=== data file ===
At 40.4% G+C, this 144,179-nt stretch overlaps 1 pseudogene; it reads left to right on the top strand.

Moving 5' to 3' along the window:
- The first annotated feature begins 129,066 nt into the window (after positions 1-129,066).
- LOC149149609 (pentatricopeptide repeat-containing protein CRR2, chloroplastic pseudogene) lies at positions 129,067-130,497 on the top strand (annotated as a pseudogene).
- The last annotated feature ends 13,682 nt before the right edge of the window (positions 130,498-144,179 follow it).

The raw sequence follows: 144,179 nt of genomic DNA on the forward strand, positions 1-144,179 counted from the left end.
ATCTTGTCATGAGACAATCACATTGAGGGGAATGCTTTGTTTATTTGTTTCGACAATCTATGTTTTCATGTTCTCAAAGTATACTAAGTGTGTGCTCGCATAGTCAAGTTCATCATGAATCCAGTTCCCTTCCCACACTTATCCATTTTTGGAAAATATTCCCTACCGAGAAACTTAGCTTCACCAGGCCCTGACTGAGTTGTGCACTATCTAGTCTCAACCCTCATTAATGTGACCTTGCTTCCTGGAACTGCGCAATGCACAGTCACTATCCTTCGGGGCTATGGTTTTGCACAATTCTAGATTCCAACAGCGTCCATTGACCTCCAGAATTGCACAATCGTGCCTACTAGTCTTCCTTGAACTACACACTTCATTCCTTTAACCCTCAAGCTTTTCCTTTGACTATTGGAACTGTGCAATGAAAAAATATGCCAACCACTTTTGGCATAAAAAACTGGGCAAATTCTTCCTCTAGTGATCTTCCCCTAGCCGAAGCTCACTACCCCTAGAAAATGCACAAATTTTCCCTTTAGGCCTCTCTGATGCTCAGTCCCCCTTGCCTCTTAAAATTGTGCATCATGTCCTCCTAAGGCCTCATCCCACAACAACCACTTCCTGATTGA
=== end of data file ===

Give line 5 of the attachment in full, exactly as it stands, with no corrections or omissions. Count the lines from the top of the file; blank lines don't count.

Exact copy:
- The last annotated feature ends 13,682 nt before the right edge of the window (positions 130,498-144,179 follow it).